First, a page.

IIAC noted diesel fumes as a possible review topic in 2013/14 with regard to occupational risks because HSE had listed it as a cancer priority, but waited for IARC’s report in 2013. In 2014, IIAC was examining evidence relating to diesel fume exposure of HGV drivers, bus drivers and railroad workers and only then was going to look at underground miners.

Back to main story

 

How the World Trade Center disaster scheme works

The disaster at New York’s World Trade Center prompted the development of new thinking in the USA on identifying and compensating occupational diseases. The World Trade Center Health Program funded by the US Department of Health and Human Sciences now provides “compensation for any individual (or a personal representative of a deceased individual) that suffered physical harm or illness in the disaster.”

A hazard-based multi-method approach rather than a risk-based approach is used focussing on identifying whether particular “hazards” - sources of potential harm - are associated with certain cancers. Four methods were used to add 60 types of cancer to the list – 53 using Method 3, 6 using method 4 and 1 using method 2. They were:

Method 1: Data from published, peer-reviewed epidemiologic studies in the September 11 exposed population supported a causal association between September 11 exposures and the cancer type.

Method 2: Multiple published epidemiologic studies supported a causal association between the cancer and a condition already on the list (such as esophageal cancer and gastroesophageal reflux disease).

Method 3: A hazard identified at the September 11 attack sites in peer-reviewed studies was identified by the National Toxicology Program to be (or reasonably anticipated to be) a human carcinogen  and the International Agency for Research on Cancer determined that there was at least limited evidence that the hazard causes the cancer.

Method 4: The Project Scientific /Technical Advisory Committee (STAC) provided a reasonable basis to add a cancer to the list based on its review of scientific and medical evidence.

So one or more epidemiological studies or even no such studies could trigger the process.  There is no requirement to apply a rigid doubling of risk approach but assessments would still include looking at strengths of association, consistency, plausibility and coherence, biological gradients. If a disease was ‘significantly’ increased over a reference population, it would be recognised.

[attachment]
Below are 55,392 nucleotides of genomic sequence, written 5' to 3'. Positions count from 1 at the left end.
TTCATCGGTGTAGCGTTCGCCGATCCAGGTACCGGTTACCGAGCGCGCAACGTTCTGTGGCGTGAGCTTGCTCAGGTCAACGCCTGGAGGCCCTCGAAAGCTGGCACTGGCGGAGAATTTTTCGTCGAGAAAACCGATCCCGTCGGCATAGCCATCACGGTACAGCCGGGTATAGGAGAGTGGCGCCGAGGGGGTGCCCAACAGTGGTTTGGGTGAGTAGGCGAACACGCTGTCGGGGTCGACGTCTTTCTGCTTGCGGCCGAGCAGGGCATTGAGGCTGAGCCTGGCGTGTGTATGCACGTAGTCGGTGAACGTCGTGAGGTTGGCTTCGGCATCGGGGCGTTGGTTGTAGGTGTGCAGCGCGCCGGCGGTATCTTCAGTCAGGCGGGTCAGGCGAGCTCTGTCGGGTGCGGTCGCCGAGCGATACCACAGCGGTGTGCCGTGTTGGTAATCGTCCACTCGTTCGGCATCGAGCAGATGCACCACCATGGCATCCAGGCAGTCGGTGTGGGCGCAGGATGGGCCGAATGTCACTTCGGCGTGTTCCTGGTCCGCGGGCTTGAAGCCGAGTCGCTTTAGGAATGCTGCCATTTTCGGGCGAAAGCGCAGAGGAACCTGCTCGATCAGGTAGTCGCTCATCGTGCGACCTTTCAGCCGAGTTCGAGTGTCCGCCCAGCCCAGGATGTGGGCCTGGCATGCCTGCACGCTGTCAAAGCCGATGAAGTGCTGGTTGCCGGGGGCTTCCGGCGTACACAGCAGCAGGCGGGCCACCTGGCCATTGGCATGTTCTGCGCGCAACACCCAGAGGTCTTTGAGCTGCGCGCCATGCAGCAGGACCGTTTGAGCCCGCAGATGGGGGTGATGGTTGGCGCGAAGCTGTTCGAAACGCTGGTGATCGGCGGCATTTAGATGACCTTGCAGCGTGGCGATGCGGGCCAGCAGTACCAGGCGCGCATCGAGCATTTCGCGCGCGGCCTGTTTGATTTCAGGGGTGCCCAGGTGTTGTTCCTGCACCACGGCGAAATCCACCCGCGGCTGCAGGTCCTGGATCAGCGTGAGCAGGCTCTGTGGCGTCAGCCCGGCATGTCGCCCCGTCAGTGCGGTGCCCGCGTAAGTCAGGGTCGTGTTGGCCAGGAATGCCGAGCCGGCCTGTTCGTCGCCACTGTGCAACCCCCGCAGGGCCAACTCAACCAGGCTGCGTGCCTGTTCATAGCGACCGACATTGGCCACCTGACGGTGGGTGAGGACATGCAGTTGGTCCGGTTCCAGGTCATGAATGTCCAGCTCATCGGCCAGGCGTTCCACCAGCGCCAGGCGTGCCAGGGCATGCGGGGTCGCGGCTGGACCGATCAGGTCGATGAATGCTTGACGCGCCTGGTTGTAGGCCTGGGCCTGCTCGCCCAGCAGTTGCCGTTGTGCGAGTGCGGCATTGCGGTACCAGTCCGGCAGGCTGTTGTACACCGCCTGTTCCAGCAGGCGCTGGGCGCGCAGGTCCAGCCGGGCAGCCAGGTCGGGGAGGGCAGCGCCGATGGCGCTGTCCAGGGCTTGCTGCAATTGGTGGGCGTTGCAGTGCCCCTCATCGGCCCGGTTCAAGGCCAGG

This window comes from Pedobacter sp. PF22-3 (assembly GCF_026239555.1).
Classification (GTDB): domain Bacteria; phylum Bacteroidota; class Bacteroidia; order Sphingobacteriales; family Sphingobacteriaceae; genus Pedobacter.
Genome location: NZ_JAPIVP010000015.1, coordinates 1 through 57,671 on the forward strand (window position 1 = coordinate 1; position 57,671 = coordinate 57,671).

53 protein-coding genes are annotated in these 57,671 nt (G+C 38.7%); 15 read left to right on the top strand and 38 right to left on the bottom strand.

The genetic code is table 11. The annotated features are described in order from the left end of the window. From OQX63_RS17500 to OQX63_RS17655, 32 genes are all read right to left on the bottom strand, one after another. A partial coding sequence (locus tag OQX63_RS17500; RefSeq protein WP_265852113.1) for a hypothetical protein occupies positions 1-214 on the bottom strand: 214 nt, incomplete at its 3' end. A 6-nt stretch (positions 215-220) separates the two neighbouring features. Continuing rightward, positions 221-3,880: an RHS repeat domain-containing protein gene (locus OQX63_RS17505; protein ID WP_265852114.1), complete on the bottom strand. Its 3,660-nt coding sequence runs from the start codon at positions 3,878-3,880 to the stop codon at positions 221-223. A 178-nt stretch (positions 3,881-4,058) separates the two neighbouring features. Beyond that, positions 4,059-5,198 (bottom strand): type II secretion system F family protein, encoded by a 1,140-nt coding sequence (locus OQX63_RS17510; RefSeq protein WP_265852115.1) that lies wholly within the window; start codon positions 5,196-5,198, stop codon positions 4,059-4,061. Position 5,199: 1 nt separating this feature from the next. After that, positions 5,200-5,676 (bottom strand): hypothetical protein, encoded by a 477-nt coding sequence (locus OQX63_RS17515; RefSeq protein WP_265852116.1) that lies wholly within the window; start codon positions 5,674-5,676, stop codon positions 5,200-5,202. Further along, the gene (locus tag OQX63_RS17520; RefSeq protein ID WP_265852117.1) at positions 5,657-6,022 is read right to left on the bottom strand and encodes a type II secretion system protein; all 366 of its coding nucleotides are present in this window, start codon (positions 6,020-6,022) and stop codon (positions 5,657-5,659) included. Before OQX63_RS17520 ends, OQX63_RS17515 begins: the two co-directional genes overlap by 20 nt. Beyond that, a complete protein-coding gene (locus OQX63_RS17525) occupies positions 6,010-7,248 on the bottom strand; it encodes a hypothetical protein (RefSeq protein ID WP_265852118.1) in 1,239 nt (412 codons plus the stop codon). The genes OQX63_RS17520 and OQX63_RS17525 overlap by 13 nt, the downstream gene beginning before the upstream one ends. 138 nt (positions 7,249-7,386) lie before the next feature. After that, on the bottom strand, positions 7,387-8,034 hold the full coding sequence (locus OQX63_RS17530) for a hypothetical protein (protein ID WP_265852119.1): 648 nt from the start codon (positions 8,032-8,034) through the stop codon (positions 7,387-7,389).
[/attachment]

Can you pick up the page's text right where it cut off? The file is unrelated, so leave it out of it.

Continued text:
If there were no epidemiological studies but other studies indicating a relationship between the World Trade Center health condition and cancer type and these were assessed, a cancer could still be listed.

So could one where the weight of evidence did not support listing but an exposure to a 9/11 agent was reported in peer reviewed literature and NTP and IARC listed the agent as a carcinogen. Even where an exposure occurred to a substance not listed as a carcinogen by the US National Toxicology Programme or IARC, if the Scientific/Technical Advisory Committee (STAC) has a reasonable basis for listing, it can do so.

General Accounting Office, World Trade Center Health Program, 2014.
World Trade Center Health Program
Presumptive Health Initiative, IAFF.

Back to main story

 

RRx2 versus clinical evidence

IIAC does acknowledge two different routes to prescription, either where the linked body count is sufficiently high or the disease is so job specific a diagnosis alone may be enough. Most fall into the former category where IIAC applies its double risk threshold. Some, like bronchiolitis obliterans (popcorn lung) and mesothelioma, meet IIAC’s requirements because they occur overwhelmingly in specific occupationally exposed groups or as a result of very singular exposures.